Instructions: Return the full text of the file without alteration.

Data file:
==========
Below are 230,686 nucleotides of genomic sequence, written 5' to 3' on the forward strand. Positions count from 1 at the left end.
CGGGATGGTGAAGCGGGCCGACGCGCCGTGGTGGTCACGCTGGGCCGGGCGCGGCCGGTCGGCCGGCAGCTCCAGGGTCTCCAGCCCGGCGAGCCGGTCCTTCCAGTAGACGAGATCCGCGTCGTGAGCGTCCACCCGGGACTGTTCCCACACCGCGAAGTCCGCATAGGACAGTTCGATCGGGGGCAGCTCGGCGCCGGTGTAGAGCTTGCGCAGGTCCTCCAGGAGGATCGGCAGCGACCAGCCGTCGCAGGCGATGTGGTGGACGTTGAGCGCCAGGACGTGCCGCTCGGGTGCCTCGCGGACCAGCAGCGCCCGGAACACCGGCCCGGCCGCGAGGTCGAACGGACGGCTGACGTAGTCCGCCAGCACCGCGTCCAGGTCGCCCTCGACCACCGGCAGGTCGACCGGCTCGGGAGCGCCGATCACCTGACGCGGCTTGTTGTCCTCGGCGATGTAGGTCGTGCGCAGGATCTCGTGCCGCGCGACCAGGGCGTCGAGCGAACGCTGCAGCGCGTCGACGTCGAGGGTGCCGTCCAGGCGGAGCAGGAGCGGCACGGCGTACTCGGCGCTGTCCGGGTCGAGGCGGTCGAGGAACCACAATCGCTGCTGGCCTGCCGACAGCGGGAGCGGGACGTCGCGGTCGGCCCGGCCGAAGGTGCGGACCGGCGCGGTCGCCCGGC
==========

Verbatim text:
Below are 230,686 nucleotides of genomic sequence, written 5' to 3' on the forward strand. Positions count from 1 at the left end.
CGGGATGGTGAAGCGGGCCGACGCGCCGTGGTGGTCACGCTGGGCCGGGCGCGGCCGGTCGGCCGGCAGCTCCAGGGTCTCCAGCCCGGCGAGCCGGTCCTTCCAGTAGACGAGATCCGCGTCGTGAGCGTCCACCCGGGACTGTTCCCACACCGCGAAGTCCGCATAGGACAGTTCGATCGGGGGCAGCTCGGCGCCGGTGTAGAGCTTGCGCAGGTCCTCCAGGAGGATCGGCAGCGACCAGCCGTCGCAGGCGATGTGGTGGACGTTGAGCGCCAGGACGTGCCGCTCGGGTGCCTCGCGGACCAGCAGCGCCCGGAACACCGGCCCGGCCGCGAGGTCGAACGGACGGCTGACGTAGTCCGCCAGCACCGCGTCCAGGTCGCCCTCGACCACCGGCAGGTCGACCGGCTCGGGAGCGCCGATCACCTGACGCGGCTTGTTGTCCTCGGCGATGTAGGTCGTGCGCAGGATCTCGTGCCGCGCGACCAGGGCGTCGAGCGAACGCTGCAGCGCGTCGACGTCGAGGGTGCCGTCCAGGCGGAGCAGGAGCGGCACGGCGTACTCGGCGCTGTCCGGGTCGAGGCGGTCGAGGAACCACAATCGCTGCTGGCCTGCCGACAGCGGGAGCGGGACGTCGCGGTCGGCCCGGCCGAAGGTGCGGACCGGCGCGGTCGCCCGGC